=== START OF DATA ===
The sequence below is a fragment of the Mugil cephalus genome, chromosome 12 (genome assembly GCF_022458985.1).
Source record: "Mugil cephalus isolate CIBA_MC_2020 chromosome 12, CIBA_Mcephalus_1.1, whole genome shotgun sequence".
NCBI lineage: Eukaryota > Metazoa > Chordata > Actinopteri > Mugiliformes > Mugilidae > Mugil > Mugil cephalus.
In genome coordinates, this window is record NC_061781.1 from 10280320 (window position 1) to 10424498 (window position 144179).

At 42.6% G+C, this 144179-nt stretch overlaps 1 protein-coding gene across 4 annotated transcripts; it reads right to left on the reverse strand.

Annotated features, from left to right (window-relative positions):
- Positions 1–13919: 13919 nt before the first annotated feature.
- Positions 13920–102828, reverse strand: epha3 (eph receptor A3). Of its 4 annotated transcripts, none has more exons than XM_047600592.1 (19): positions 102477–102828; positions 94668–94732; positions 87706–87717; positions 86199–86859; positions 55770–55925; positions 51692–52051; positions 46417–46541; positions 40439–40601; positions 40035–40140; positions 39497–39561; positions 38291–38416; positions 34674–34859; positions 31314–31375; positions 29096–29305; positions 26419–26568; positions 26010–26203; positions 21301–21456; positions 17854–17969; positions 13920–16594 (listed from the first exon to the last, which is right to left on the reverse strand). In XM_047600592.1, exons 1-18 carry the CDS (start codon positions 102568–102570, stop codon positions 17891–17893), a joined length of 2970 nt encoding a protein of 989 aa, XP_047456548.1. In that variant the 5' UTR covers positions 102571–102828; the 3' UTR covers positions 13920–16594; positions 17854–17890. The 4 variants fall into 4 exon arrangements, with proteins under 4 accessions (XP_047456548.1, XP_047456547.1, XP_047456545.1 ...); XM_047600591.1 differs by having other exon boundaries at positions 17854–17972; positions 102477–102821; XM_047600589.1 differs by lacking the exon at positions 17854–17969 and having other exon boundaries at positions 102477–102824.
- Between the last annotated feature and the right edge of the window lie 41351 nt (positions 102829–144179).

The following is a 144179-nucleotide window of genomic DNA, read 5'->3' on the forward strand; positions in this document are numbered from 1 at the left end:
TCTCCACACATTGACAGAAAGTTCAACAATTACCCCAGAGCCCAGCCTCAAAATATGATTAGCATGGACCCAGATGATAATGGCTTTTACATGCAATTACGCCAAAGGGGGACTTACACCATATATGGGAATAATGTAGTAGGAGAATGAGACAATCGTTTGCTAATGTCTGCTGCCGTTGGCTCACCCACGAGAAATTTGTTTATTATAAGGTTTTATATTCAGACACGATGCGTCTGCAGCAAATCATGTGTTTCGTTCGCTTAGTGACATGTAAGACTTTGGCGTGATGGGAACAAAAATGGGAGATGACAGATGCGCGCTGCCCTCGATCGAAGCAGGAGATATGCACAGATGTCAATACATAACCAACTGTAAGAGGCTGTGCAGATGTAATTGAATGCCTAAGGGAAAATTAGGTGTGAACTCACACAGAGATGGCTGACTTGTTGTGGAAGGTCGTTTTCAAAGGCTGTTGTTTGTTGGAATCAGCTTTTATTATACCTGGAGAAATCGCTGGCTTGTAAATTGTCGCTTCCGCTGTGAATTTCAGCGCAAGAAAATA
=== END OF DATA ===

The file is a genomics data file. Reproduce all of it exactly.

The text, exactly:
The sequence below is a fragment of the Mugil cephalus genome, chromosome 12 (genome assembly GCF_022458985.1).
Source record: "Mugil cephalus isolate CIBA_MC_2020 chromosome 12, CIBA_Mcephalus_1.1, whole genome shotgun sequence".
NCBI lineage: Eukaryota > Metazoa > Chordata > Actinopteri > Mugiliformes > Mugilidae > Mugil > Mugil cephalus.
In genome coordinates, this window is record NC_061781.1 from 10280320 (window position 1) to 10424498 (window position 144179).

At 42.6% G+C, this 144179-nt stretch overlaps 1 protein-coding gene across 4 annotated transcripts; it reads right to left on the reverse strand.

Annotated features, from left to right (window-relative positions):
- Positions 1–13919: 13919 nt before the first annotated feature.
- Positions 13920–102828, reverse strand: epha3 (eph receptor A3). Of its 4 annotated transcripts, none has more exons than XM_047600592.1 (19): positions 102477–102828; positions 94668–94732; positions 87706–87717; positions 86199–86859; positions 55770–55925; positions 51692–52051; positions 46417–46541; positions 40439–40601; positions 40035–40140; positions 39497–39561; positions 38291–38416; positions 34674–34859; positions 31314–31375; positions 29096–29305; positions 26419–26568; positions 26010–26203; positions 21301–21456; positions 17854–17969; positions 13920–16594 (listed from the first exon to the last, which is right to left on the reverse strand). In XM_047600592.1, exons 1-18 carry the CDS (start codon positions 102568–102570, stop codon positions 17891–17893), a joined length of 2970 nt encoding a protein of 989 aa, XP_047456548.1. In that variant the 5' UTR covers positions 102571–102828; the 3' UTR covers positions 13920–16594; positions 17854–17890. The 4 variants fall into 4 exon arrangements, with proteins under 4 accessions (XP_047456548.1, XP_047456547.1, XP_047456545.1 ...); XM_047600591.1 differs by having other exon boundaries at positions 17854–17972; positions 102477–102821; XM_047600589.1 differs by lacking the exon at positions 17854–17969 and having other exon boundaries at positions 102477–102824.
- Between the last annotated feature and the right edge of the window lie 41351 nt (positions 102829–144179).

The following is a 144179-nucleotide window of genomic DNA, read 5'->3' on the forward strand; positions in this document are numbered from 1 at the left end:
TCTCCACACATTGACAGAAAGTTCAACAATTACCCCAGAGCCCAGCCTCAAAATATGATTAGCATGGACCCAGATGATAATGGCTTTTACATGCAATTACGCCAAAGGGGGACTTACACCATATATGGGAATAATGTAGTAGGAGAATGAGACAATCGTTTGCTAATGTCTGCTGCCGTTGGCTCACCCACGAGAAATTTGTTTATTATAAGGTTTTATATTCAGACACGATGCGTCTGCAGCAAATCATGTGTTTCGTTCGCTTAGTGACATGTAAGACTTTGGCGTGATGGGAACAAAAATGGGAGATGACAGATGCGCGCTGCCCTCGATCGAAGCAGGAGATATGCACAGATGTCAATACATAACCAACTGTAAGAGGCTGTGCAGATGTAATTGAATGCCTAAGGGAAAATTAGGTGTGAACTCACACAGAGATGGCTGACTTGTTGTGGAAGGTCGTTTTCAAAGGCTGTTGTTTGTTGGAATCAGCTTTTATTATACCTGGAGAAATCGCTGGCTTGTAAATTGTCGCTTCCGCTGTGAATTTCAGCGCAAGAAAATA